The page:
Ultrasound therapy is a treatment used by physical therapists or occupational therapists to relieve pain and to promote tissue healing. While ultrasound therapy is not effective for all chronic pain conditions, it may help reduce your pain if you have any of the following: Osteoarthritis. Myofascial pain syndrome.
What is ultrasound therapy used for?
Ultrasound physical therapy is a branch of ultrasound, alongside diagnostic ultrasound and pregnancy imaging. It’s used to detect and treat various musculoskeletal issues you may have including pain, tissue injury, and muscle spasms.
When should ultrasound therapy be used?
Therapeutic ultrasound is often used by physiotherapists to reduce pain, increase circulation and increase mobility of soft tissues. Additionally, the application of ultrasound can be helpful in the reduction of inflammation, reducing pain and the healing of injuries and wounds.
How often should you use ultrasound therapy?
According to Rosenzweig, “Therapists use ultrasound anywhere from six to 12 sessions – it’s part of the patient’s therapy, so therapists might do it for five minutes, then perhaps twice a week anywhere from thee weeks to six weeks.
Is ultrasound effective for therapy?
Therapeutic ultrasound is one of the most widely and frequently used electrophysical agents. Despite over 60 years of clinical use, the effectiveness of ultrasound for treating people with pain, musculoskeletal injuries, and soft tissue lesions remains questionable.
What are the indications for ultrasound?
Indications for Ultrasound <12 Weeks Gestation
- hyperemesis gravidarum:
- diabetes mellitus;
- toxaemia of pregnancy;
- liver or renal disease;
- autoimmune disease;
- cardiac disease;
Can ultrasound therapy be harmful?
It has the potential to produce harm if the heat is left in the same place too long. If, while being treated, you feel discomfort, alert your PT right away. One potential risk with therapeutic ultrasound is that the rapid pressure changes during cavitation could cause a “microplosion” and damage cellular activity.
How does ultrasound therapy reduce inflammation?
Mechanical ultrasound therapy uses pulses of sound waves to penetrate tissues. While this still has a minor warming effect, it also causes expansion and contraction in tiny gas bubbles in soft tissues. This decreases the inflammatory response, which reduces swelling and decreases pain.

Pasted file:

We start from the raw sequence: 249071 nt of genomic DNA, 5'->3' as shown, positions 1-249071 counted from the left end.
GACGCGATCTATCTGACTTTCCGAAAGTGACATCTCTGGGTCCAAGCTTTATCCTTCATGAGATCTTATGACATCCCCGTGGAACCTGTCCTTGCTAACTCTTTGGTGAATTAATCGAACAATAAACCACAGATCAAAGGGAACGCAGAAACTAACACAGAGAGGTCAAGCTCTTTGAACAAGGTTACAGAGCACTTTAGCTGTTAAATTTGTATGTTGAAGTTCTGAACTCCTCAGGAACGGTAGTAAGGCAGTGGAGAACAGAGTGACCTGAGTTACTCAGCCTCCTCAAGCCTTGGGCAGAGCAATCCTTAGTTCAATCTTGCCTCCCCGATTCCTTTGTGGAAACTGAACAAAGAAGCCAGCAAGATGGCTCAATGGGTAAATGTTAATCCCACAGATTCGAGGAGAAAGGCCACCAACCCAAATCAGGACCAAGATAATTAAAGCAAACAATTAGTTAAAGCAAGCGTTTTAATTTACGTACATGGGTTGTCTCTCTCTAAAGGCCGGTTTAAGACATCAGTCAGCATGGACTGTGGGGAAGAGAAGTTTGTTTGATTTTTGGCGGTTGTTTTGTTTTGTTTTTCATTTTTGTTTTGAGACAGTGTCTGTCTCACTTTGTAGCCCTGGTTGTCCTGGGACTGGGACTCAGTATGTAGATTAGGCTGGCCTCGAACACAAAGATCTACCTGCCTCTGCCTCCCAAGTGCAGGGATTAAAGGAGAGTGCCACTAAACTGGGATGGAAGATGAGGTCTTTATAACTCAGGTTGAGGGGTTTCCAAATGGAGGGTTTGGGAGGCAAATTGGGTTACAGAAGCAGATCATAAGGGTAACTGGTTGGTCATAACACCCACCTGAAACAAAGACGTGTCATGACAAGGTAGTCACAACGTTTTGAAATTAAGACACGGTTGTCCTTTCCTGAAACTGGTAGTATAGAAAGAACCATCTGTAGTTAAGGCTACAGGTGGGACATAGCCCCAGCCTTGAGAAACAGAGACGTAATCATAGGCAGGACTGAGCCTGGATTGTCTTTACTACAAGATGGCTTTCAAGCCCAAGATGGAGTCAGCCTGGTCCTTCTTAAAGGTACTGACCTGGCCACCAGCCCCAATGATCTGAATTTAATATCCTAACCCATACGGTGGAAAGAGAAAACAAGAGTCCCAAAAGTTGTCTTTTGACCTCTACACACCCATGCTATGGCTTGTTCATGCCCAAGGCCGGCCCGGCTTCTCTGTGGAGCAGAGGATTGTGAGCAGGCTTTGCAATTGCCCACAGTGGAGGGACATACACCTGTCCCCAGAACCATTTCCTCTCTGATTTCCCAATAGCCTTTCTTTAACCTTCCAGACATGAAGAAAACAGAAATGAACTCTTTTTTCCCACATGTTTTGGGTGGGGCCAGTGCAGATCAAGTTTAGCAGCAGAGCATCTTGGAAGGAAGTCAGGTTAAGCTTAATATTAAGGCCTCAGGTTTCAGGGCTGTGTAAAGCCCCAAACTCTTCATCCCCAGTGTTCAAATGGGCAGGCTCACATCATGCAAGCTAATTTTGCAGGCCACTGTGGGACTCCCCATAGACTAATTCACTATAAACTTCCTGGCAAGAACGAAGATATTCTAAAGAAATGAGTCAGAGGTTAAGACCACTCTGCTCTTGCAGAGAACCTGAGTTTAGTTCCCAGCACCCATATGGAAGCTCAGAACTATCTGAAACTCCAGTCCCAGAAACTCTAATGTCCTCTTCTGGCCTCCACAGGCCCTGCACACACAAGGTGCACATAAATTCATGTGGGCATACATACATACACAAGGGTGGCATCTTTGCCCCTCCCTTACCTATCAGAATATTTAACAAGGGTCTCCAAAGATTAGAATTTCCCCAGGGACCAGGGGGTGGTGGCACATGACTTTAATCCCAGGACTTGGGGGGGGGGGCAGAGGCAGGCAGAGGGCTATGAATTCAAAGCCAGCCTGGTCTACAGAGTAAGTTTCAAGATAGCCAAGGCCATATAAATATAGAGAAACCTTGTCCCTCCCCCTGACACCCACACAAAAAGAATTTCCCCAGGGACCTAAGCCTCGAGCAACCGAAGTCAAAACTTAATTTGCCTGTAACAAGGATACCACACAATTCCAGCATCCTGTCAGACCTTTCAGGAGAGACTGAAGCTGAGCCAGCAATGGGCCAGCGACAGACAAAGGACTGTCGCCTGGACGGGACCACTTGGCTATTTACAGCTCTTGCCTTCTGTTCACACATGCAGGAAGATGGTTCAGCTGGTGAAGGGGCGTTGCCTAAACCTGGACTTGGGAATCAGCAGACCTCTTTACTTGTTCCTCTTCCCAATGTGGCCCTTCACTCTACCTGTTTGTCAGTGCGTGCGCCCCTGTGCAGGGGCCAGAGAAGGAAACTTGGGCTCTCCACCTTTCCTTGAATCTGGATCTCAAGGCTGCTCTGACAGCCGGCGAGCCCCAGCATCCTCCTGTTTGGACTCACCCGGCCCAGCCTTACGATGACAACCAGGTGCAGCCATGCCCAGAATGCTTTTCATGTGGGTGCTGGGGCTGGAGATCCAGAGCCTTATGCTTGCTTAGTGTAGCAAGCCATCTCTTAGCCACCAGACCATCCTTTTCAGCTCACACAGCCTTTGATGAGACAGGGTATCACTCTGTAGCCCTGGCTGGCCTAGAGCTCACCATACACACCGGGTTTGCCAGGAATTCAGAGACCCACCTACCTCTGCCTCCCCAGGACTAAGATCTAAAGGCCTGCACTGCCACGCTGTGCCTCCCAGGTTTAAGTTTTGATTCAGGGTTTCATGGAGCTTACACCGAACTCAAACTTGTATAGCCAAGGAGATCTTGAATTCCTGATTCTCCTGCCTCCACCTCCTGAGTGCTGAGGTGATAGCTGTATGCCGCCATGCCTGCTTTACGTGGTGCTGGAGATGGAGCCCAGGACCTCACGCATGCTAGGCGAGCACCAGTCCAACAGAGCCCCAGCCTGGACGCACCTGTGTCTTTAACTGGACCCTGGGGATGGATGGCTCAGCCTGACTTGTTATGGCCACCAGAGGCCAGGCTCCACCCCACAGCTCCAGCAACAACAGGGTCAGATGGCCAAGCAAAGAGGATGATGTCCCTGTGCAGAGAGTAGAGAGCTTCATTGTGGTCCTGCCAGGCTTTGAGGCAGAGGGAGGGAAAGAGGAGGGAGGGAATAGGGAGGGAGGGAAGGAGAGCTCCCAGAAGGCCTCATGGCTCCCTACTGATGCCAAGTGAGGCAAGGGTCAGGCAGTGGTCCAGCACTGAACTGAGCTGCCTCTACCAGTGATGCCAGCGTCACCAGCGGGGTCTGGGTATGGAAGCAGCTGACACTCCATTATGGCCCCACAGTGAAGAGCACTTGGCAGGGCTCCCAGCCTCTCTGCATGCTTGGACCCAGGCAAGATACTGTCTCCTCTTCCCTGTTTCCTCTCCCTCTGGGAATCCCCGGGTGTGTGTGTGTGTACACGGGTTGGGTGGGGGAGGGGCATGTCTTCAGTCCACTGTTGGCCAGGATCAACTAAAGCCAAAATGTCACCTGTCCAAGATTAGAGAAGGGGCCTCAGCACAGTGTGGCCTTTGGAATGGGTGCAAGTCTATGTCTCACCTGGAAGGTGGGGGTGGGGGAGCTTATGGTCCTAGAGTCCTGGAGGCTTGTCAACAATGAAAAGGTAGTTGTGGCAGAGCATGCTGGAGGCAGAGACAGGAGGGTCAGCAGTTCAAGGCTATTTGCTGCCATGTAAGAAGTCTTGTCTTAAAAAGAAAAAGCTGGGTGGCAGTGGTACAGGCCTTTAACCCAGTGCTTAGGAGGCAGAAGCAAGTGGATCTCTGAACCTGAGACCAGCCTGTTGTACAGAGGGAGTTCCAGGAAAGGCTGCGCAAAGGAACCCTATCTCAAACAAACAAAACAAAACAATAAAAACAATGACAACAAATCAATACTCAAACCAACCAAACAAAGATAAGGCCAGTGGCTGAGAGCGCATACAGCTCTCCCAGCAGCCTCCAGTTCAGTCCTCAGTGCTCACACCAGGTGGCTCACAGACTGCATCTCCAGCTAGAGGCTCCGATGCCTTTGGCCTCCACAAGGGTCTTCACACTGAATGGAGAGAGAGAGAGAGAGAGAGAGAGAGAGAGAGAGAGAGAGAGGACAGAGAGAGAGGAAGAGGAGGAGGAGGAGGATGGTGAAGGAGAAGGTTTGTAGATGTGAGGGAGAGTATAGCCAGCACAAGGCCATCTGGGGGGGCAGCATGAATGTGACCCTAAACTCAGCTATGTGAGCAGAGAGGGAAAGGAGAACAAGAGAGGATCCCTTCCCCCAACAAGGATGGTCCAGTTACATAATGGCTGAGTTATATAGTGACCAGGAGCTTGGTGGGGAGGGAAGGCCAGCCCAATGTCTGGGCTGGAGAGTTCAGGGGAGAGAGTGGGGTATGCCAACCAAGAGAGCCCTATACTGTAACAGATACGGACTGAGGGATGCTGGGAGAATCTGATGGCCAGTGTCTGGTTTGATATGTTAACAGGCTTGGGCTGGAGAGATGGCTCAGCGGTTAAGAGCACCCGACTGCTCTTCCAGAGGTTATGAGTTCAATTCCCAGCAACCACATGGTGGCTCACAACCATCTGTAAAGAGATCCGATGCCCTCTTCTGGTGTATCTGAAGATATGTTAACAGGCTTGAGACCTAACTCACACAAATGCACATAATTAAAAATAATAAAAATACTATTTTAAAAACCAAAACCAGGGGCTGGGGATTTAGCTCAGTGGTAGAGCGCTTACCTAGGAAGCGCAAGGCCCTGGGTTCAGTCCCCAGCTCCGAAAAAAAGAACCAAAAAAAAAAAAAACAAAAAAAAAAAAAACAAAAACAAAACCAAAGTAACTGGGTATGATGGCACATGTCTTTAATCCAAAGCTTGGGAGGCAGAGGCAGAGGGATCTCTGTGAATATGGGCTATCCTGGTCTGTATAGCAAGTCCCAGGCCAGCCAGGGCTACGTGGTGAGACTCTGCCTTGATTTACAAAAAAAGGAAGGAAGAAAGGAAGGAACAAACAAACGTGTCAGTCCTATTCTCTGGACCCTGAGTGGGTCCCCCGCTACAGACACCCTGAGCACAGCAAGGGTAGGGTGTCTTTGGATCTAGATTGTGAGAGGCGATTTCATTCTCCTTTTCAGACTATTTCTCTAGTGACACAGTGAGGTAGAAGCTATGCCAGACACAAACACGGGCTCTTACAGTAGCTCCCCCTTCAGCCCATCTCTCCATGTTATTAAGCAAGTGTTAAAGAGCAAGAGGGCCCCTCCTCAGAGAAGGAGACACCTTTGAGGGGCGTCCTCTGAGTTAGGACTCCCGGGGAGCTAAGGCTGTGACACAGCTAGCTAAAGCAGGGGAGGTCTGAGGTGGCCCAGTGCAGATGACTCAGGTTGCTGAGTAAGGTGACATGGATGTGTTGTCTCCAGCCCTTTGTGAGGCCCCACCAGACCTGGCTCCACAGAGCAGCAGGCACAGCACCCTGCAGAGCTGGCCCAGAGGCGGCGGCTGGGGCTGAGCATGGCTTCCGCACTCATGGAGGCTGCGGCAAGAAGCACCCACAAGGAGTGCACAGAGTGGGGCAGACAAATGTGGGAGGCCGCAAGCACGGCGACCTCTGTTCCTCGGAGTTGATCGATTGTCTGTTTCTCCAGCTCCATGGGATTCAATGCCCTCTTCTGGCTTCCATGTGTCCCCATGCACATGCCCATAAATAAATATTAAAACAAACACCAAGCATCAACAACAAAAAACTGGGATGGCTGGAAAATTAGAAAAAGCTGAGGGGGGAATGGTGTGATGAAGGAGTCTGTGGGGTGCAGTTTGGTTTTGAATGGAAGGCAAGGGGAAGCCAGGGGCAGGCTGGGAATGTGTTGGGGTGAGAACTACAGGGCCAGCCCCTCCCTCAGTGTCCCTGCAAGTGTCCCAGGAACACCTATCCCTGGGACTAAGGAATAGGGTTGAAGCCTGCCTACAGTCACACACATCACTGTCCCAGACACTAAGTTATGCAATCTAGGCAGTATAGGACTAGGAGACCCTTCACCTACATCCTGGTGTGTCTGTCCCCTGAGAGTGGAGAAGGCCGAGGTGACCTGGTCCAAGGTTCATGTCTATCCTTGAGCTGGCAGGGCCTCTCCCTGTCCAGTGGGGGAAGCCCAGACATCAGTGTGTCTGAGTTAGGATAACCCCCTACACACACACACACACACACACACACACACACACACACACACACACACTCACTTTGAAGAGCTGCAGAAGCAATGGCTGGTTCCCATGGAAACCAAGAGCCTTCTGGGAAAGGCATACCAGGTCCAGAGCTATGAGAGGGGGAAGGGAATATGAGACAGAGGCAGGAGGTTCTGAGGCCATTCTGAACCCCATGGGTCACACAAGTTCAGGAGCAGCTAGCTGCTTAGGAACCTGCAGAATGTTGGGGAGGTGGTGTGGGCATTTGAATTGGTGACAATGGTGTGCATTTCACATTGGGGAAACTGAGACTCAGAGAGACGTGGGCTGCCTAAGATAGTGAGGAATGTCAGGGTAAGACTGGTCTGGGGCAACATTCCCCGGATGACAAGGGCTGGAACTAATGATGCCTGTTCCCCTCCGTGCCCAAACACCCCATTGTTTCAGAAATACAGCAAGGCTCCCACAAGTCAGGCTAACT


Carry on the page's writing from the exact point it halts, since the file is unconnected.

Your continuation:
Does ultrasound help neuropathy?
Low-intensity focused ultrasound therapy (LIFU) may be a safe and effective treatment option to manage chemotherapy-induced peripheral neuropathy, but larger prospective studies are needed to devise a specific protocol. This is according to research results published in Pain Management.
Does ultrasound help osteoarthritis?
Conclusions: Therapeutic ultrasound is a safe treatment to relieve pain and improve physical function in patients with knee osteoarthritis. However, phonophoresis does not produce additional benefits to functional improvement, but may relieve pain compared to conventional non-drug ultrasound.
Does ultrasound help with scar tissue?
One of the many benefits of ultrasound therapy is breaking up scar tissue caused by injuries or surgery. Scar tissue can cause pain and restrict joint movement. Ultrasound helps by using high-frequency sound waves to break the fibres of the scar tissue down into smaller fragments.
Does ultrasound increase blood flow?
Other modalities, such as ultrasound, are thought to be useful in increasing blood flow. Because increased blood flow brings more nutrients into the tissue, the healing process is facilitated. Ultrasound has been shown to increase tis- sue temperature and blood flow (1, 20).
Does ultrasound help arthritis?
Ultrasound therapy can be useful in repair cartilage damage caused by arthritis. A study (Low Intensity Ultrasound as a Supporter of Cartilage Regeneration…) found that ultrasound therapy allows oxygen to be delivered to the injured tissue of the joints facilitating tissue repair.
Does ultrasound speed healing?
As well as heating and relaxing the muscles, ultrasound therapy breaks down scar tissue and increases local blood flow. All of this combines to increase healing rates in the area, making it a suitable way to speed up slow-healing or chronic issues.
Is ultrasound evidence based?
Although ultrasound is almost certainly useful for some patients, some of the time, it is not a reliable or evidence-based therapy, and enjoys far more credibility than it deserves.
Is ultrasound good for pain?
The sound waves, or ultrasound rays, penetrate within the body generating heat increasing blood flow, and relaxing muscles and connective tissues thereby reducing pain and muscle spasms. The stimulation of these tissues in this way encourages repair and can greatly reduce the healing time of certain injuries.